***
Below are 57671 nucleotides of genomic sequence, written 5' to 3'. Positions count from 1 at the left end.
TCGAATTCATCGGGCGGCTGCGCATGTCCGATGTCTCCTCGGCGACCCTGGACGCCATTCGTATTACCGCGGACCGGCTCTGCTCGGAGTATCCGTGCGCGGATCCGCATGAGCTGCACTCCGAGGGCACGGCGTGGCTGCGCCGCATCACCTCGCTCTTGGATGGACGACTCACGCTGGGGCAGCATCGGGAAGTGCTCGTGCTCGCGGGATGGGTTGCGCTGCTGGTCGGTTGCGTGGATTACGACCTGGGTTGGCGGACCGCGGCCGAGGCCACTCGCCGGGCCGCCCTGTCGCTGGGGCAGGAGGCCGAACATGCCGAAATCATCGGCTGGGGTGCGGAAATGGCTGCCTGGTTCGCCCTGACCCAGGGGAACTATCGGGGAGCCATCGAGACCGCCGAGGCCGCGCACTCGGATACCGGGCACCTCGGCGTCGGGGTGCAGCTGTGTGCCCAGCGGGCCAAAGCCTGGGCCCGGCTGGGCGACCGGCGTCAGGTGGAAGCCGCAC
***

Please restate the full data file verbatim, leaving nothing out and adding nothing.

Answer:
Below are 57671 nucleotides of genomic sequence, written 5' to 3'. Positions count from 1 at the left end.
TCGAATTCATCGGGCGGCTGCGCATGTCCGATGTCTCCTCGGCGACCCTGGACGCCATTCGTATTACCGCGGACCGGCTCTGCTCGGAGTATCCGTGCGCGGATCCGCATGAGCTGCACTCCGAGGGCACGGCGTGGCTGCGCCGCATCACCTCGCTCTTGGATGGACGACTCACGCTGGGGCAGCATCGGGAAGTGCTCGTGCTCGCGGGATGGGTTGCGCTGCTGGTCGGTTGCGTGGATTACGACCTGGGTTGGCGGACCGCGGCCGAGGCCACTCGCCGGGCCGCCCTGTCGCTGGGGCAGGAGGCCGAACATGCCGAAATCATCGGCTGGGGTGCGGAAATGGCTGCCTGGTTCGCCCTGACCCAGGGGAACTATCGGGGAGCCATCGAGACCGCCGAGGCCGCGCACTCGGATACCGGGCACCTCGGCGTCGGGGTGCAGCTGTGTGCCCAGCGGGCCAAAGCCTGGGCCCGGCTGGGCGACCGGCGTCAGGTGGAAGCCGCAC